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Questioning the role of amygdala and insula in an attentional capture by emotional stimuli task.


ABSTRACT: Our senses are constantly monitoring the environment for emotionally salient stimuli that are potentially relevant for survival. Because of our limited cognitive resources, emotionally salient distractors prolong reaction times (RTs) as compared to neutral distractors. In addition, many studies have reported fMRI blood oxygen level-dependent (BOLD) activation of both the amygdala and the anterior insula for similar valence contrasts. However, a direct correlation of trail-by-trial BOLD activity with RTs has not been shown, yet, which would be a crucial piece of evidence to relate the two observations. To investigate the role of the above two regions in the context of emotional distractor effects, we study here the correlation between BOLD activity and RTs for a simple attentional capture by emotional stimuli (ACES) choice reaction time task using a general linear subject-level model with a parametric RT regressor. We found significant regression coefficients in the anterior insula, supplementary motor cortex, medial precentral regions, sensory-motor areas and others, but not in the amygdala, despite activation of both insula and amygdala in the traditional valence contrast across trials (i.e., negative vs. neutral pictures). In addition, we found that subjects that exhibit a stronger RT distractor effect across trials also show a stronger BOLD valence contrast in the right anterior insula but not in the amygdala. Our results indicate that the current neuroimaging-based evidence for the involvement of the amygdala in RT slowing is limited. We advocate that models of emotional capture should incorporate both the amygdala and the anterior insula as separate entities.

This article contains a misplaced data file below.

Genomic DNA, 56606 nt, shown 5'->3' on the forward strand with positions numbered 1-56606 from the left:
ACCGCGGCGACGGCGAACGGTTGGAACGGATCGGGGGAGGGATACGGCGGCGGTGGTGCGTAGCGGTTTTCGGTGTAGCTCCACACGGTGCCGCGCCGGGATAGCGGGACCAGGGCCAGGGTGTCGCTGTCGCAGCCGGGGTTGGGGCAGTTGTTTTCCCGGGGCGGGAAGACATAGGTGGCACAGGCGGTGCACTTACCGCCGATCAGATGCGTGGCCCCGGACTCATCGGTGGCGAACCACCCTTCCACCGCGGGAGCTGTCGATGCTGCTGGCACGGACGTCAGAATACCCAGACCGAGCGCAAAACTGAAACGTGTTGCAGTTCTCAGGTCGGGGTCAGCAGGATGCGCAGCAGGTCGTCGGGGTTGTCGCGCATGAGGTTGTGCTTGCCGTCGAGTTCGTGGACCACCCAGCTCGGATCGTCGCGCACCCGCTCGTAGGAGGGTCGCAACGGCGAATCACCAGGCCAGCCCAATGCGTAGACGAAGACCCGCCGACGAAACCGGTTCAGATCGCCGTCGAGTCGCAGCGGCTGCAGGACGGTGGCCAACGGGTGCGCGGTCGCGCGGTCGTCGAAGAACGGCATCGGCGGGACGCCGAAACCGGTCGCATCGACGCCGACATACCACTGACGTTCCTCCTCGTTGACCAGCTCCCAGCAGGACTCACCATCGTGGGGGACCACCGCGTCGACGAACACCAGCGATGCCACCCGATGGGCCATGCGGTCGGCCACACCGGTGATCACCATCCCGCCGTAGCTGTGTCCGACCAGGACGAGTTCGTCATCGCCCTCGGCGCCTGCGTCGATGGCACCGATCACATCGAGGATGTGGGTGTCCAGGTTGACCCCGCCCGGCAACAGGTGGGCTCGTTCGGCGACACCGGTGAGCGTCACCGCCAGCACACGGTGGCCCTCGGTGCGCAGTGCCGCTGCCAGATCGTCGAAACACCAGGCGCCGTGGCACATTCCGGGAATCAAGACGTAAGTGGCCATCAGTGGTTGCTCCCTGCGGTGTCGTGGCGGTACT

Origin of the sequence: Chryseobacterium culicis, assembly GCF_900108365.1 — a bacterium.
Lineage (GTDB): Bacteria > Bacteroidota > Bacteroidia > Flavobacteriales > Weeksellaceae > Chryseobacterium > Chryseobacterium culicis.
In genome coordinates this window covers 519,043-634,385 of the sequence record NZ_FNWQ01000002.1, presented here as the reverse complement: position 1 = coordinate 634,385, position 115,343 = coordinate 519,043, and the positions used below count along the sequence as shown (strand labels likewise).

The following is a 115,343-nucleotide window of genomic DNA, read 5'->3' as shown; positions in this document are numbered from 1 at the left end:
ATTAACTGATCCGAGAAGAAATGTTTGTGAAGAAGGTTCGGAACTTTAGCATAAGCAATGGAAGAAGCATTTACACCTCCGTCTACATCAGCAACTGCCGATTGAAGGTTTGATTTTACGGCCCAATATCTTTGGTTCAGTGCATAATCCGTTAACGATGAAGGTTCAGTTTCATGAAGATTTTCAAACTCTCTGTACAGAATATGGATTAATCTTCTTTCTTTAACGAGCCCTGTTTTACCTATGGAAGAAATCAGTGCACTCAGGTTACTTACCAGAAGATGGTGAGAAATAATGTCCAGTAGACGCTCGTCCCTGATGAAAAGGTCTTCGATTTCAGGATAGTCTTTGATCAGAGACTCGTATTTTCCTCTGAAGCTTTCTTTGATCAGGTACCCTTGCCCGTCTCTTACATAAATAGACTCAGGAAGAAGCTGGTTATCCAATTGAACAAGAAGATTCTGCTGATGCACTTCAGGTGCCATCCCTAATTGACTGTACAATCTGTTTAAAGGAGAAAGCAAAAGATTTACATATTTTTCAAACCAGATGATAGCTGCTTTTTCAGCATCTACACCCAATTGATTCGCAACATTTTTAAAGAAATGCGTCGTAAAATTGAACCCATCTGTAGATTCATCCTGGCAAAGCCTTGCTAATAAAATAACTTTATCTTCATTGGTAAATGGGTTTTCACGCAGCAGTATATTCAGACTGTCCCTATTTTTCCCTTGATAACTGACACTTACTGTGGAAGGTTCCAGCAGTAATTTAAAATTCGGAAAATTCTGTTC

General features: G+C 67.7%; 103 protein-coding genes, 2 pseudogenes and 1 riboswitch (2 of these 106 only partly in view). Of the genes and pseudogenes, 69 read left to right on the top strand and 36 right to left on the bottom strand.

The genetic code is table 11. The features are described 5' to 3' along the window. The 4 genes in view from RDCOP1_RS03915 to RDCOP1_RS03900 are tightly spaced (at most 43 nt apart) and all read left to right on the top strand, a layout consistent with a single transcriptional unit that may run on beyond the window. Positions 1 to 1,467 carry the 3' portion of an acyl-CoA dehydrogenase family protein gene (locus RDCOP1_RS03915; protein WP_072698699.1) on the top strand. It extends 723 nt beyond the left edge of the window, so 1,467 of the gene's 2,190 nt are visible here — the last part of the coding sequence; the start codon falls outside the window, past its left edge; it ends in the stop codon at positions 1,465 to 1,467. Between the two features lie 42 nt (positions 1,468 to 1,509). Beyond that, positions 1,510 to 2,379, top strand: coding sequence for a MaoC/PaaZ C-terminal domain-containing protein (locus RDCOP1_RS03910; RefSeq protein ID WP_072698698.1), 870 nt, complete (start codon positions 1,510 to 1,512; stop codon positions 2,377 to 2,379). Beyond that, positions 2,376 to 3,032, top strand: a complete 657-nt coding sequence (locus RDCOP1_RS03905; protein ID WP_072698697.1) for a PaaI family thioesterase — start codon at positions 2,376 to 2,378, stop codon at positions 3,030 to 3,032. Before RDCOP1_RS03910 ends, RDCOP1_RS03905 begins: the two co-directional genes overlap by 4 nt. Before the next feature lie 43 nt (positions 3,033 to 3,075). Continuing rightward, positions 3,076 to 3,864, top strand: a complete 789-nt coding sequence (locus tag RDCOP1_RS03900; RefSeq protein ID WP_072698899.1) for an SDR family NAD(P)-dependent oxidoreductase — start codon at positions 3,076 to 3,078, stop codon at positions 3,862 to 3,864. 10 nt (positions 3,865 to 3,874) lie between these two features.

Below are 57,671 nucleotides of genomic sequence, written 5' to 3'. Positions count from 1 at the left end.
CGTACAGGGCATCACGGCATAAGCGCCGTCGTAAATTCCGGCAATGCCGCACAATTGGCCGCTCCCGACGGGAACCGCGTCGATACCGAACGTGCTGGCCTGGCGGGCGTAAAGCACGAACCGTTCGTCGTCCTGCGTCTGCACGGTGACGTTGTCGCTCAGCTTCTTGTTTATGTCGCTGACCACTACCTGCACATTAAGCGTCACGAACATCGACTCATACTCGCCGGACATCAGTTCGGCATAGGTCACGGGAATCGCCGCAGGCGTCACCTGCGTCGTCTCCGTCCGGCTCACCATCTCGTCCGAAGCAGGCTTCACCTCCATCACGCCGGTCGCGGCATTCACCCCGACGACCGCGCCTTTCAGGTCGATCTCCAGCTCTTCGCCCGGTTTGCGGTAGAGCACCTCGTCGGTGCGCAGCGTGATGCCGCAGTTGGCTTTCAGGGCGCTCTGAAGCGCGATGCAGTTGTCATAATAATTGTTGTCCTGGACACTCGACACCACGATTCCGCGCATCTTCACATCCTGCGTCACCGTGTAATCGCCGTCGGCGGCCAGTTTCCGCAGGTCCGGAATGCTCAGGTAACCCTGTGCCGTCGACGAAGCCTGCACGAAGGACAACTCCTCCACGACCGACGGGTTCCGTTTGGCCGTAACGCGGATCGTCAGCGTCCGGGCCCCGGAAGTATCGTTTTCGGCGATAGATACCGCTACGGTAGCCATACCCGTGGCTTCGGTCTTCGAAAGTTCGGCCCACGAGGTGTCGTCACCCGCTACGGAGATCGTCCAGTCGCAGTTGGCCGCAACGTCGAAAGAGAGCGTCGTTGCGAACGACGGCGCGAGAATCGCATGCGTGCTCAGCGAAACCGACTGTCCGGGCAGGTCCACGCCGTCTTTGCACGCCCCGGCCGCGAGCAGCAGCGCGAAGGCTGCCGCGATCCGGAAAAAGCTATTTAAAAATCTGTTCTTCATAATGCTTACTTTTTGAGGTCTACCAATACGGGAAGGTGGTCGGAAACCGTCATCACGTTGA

SUBMITTER: Marxen M 

PROVIDER: S-EPMC7927307 | BioStudies | 2021-01-01

REPOSITORIES: biostudies

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